“Individuality and autonomy, these are the things many pay lip-service to. In fact, it’s almost become a new form of conformity. We talk about being our unique selves, about letting our colors shine, but deep down we know this is just talk. Under pressure when it really counts, we want the same thing as everyone else. We do the same things as everyone else.”
— “Lives of the Stoics”, Ryan Holiday and Stephen Hanselman
We’ve likely never lived in a time where uniqueness has been treasured more than today. At least that’s what people say. Let’s try a thought experiment. Go to your Facebook feed or Twitter and post something that goes against the popular convention of your group and see what happens. You’ll likely get browbeat to the point of silence, or you’ll be defriended.
Despite our professed love of the unique and different, it’s not exactly loved if it doesn’t conform to popular sentiment. In a way, it’s very reminiscent of the past. Holiday and Hanselman explain in Roman times being unique could lead to lots of problems. They couldn’t defriend, so they just exiled or killed you.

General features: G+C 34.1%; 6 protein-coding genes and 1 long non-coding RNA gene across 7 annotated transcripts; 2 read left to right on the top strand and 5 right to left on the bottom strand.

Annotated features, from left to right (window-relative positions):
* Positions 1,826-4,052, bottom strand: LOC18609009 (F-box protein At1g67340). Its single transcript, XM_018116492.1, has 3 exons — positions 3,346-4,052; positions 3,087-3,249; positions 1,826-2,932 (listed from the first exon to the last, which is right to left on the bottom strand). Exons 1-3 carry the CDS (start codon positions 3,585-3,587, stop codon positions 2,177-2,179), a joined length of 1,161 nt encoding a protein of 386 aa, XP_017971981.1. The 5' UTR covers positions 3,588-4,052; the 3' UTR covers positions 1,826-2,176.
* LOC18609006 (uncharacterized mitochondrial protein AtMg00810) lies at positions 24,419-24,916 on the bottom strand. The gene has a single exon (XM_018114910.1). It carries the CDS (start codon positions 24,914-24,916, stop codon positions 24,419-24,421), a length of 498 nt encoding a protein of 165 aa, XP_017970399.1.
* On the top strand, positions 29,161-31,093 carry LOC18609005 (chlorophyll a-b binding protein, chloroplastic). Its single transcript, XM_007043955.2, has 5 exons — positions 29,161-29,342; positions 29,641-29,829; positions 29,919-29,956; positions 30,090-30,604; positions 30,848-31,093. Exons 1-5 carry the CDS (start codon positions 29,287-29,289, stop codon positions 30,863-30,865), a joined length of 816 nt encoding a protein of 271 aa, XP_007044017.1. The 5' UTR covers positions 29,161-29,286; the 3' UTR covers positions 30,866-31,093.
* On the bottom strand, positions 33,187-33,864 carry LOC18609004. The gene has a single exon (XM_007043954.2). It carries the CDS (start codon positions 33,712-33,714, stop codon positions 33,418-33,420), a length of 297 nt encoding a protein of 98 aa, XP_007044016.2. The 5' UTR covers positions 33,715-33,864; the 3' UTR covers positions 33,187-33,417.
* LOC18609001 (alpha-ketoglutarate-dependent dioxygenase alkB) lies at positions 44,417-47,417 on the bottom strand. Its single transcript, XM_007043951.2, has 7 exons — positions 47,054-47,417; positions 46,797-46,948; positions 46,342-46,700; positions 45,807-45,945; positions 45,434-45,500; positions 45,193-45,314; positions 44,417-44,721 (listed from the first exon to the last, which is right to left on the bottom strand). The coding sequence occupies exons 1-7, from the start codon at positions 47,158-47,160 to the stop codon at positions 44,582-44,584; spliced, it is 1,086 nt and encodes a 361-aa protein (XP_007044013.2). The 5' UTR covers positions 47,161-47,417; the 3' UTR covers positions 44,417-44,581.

They devote an entire chapter to the stoic philosopher and politician Paconius Agrippinus. While others kept their heads down in chaotic political times, he did the opposite. The philosopher thought of humanity as thread in a sweater. We all try and blend in.
When asked why he didn’t conform, Agrippinus said he wanted to be the small red thread which stands out and causes the others to look beautiful. If he couldn’t do this, there was no point in living. Unfortunately, Rome didn’t feel the same way about red threads, and he suffered for it. It’s still not easy being a red thread today.